Derma Sciences announces results of DSC127 Phase 2 trial in diabetic foot ulcers at 24-weeks

Derma Sciences, Inc. (Nasdaq: DSCI), a medical device and pharmaceutical company focused on advanced wound care, today announced that in the follow-up portion of its Phase 2 clinical trial in patients with diabetic foot ulcers, the percentage of patients treated with the therapeutic (0.03%) dose of DSC127 with complete healing at 24 weeks following trial enrollment was 73% in the intent-to-treat (ITT) population and 85% in the per-protocol population (PP), a difference of 27 and 33 percentage points, respectively, compared with patients treated with placebo/standard of care (placebo). DSC127 is a patented, topically applied novel angiotensin analog that targets receptors that are up-regulated upon injury to tissue.

Healing was defined as 100% epithelialized with no drainage. The Company previously announced that the 0.03% dose of DSC127 exceeded the trial's goal of an improvement of 15 percentage points in complete healing of wounds at 12 weeks for both the ITT (21 percentage point increase) and PP (27 percentage point increase) populations, compared with placebo. With today's announcement, the improvement at 24 weeks between patients treated with DSC127 0.03% and patients treated with placebo is even more pronounced. There were no drug-related adverse safety events during the entire 24-week study period.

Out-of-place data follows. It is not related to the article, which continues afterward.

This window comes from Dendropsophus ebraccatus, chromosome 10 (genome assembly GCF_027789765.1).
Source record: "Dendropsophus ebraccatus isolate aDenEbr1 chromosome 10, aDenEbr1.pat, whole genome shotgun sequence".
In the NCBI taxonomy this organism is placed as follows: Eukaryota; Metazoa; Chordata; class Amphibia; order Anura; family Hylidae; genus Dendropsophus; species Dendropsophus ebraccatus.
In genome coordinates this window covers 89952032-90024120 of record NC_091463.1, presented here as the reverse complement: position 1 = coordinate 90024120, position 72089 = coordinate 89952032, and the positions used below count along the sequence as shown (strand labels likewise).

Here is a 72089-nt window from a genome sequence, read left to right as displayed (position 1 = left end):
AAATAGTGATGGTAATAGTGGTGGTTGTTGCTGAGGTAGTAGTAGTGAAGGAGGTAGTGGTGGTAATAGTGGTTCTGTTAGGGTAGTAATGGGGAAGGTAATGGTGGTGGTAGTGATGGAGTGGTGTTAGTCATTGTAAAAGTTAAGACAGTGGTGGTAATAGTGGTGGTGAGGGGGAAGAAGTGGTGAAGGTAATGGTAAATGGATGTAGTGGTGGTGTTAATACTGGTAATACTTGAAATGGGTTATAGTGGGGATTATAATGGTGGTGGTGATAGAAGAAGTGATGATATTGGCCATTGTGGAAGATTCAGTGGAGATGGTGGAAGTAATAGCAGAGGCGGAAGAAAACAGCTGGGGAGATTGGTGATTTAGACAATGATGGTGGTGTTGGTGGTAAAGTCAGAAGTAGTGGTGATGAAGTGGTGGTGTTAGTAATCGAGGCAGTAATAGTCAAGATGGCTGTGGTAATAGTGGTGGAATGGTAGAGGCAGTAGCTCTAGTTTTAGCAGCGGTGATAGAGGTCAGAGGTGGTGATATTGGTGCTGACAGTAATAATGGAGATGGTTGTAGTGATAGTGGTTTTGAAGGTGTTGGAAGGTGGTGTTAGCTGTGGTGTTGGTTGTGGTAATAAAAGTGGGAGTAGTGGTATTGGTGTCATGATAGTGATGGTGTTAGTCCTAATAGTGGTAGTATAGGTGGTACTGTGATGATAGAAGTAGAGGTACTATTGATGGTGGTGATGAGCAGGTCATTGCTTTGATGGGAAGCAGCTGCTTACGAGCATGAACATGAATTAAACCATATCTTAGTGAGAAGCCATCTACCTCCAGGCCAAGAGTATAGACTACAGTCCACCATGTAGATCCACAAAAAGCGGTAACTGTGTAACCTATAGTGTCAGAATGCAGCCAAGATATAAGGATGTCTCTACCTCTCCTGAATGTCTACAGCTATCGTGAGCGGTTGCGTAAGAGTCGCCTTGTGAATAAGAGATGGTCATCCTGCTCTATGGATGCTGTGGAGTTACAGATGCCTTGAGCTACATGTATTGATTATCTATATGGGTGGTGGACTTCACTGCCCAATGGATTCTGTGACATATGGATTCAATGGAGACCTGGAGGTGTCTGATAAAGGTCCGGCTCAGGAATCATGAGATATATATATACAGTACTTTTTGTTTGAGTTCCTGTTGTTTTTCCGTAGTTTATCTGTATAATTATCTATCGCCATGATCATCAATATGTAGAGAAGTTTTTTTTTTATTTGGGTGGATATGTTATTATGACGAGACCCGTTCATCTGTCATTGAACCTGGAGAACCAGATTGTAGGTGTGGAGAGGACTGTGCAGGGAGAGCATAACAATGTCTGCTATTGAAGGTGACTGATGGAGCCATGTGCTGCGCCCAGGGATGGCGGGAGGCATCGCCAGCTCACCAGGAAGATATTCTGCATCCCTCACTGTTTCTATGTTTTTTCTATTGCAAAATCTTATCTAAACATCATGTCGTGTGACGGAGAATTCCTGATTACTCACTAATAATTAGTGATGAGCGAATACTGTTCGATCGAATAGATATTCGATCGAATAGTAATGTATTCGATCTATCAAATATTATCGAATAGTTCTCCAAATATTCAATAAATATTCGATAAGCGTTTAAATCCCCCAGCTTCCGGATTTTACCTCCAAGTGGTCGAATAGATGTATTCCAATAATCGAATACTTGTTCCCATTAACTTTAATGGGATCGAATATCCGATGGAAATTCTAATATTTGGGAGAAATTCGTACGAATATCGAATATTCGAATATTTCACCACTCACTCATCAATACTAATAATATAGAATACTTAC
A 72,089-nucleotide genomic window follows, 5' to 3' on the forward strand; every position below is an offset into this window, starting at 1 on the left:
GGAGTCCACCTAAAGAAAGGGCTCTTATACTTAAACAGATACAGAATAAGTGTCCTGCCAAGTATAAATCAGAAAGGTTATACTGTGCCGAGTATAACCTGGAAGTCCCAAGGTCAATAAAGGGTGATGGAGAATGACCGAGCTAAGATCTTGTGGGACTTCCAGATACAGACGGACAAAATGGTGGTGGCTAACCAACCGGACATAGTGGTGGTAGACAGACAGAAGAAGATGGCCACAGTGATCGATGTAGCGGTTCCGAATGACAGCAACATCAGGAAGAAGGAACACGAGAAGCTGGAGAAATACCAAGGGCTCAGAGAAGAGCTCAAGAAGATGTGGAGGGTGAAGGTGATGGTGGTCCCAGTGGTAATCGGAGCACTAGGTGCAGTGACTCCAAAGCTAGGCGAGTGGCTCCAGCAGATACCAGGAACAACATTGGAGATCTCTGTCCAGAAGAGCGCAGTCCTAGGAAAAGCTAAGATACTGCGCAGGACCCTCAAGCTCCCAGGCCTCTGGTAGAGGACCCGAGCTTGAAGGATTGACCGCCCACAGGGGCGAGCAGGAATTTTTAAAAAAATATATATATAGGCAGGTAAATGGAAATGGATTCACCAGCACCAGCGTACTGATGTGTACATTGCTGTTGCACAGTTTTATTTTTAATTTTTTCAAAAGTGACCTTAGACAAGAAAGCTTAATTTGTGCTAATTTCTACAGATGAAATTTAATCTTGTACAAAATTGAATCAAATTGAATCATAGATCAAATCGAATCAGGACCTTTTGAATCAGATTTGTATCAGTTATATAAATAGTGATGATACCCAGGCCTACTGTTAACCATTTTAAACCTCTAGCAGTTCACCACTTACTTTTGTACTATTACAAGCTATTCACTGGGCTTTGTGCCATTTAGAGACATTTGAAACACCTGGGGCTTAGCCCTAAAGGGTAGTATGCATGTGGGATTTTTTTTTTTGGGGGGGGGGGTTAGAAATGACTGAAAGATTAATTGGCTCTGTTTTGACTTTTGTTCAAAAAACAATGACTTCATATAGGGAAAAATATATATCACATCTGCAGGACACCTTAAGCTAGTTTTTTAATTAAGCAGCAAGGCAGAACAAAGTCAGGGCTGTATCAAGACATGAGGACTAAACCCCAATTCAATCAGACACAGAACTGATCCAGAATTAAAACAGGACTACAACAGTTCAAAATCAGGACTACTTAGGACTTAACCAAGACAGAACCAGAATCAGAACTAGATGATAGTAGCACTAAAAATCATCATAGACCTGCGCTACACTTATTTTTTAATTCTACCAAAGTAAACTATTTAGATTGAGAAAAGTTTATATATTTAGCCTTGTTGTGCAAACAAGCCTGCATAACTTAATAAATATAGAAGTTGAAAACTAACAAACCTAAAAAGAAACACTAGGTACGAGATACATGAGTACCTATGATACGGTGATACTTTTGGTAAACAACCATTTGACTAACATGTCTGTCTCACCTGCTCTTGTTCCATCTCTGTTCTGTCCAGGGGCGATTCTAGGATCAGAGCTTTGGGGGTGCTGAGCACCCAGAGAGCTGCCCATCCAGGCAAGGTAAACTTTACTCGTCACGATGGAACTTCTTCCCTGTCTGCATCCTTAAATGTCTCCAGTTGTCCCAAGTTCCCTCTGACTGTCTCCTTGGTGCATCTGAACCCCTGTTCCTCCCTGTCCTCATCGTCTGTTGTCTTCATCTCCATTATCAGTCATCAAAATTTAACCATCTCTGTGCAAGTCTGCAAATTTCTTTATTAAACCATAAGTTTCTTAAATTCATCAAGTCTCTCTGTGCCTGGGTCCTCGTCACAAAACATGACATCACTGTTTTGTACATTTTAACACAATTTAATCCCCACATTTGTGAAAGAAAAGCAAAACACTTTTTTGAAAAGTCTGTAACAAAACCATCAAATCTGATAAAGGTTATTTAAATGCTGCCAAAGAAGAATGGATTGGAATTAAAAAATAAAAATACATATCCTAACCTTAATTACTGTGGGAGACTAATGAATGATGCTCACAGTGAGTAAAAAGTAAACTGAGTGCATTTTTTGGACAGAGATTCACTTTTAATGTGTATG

The double-blind, placebo-controlled, multi-center Phase 2 clinical trial randomized 80 patients to receive one of two dose strengths of DSC127 (0.03% or 0.01%) or vehicle placebo control. After 14 days of best standard-of-care to evaluate ulcer healing and ensure the wounds were chronic, those patients randomized into the study received four weeks of active treatment followed by eight weeks of observation and assessment. Although the primary endpoint of the trial was healing at 12 weeks, patients continued to be followed for an additional 12 weeks to gain further information on the drug and its effects. Consistent with what was seen at week 12, the 0.01% dose of DSC127 continued to be comparable to placebo at week 24, and therefore non-therapeutic. The table below shows the percentage of patients healed at weeks 12 and 24, with the 0.03% dose of DSC127 and placebo.

Based on an odds-ratio analysis, patients treated with DSC127 0.03% are 3.2 times more likely to heal by 24 weeks for the ITT group, and 5.2 times more likely for the PP group, compared with patients treated with placebo.

The rate of healing as measured by median time to full closure was significantly faster in both ITT and PP groups compared with placebo, and reached statistical significance in the PP group.

In addition, wounds that did not completely heal by study end re-epithelialized more rapidly as measured by a reduction of wound area of 72 percentage points greater in both the DSC127 0.03% ITT and PP groups compared with placebo. At week 24, the mean reduction of area from baseline for both the ITT and PP populations was 95% for patients treated with DSC127 0.03% and 23% for patients treated with placebo.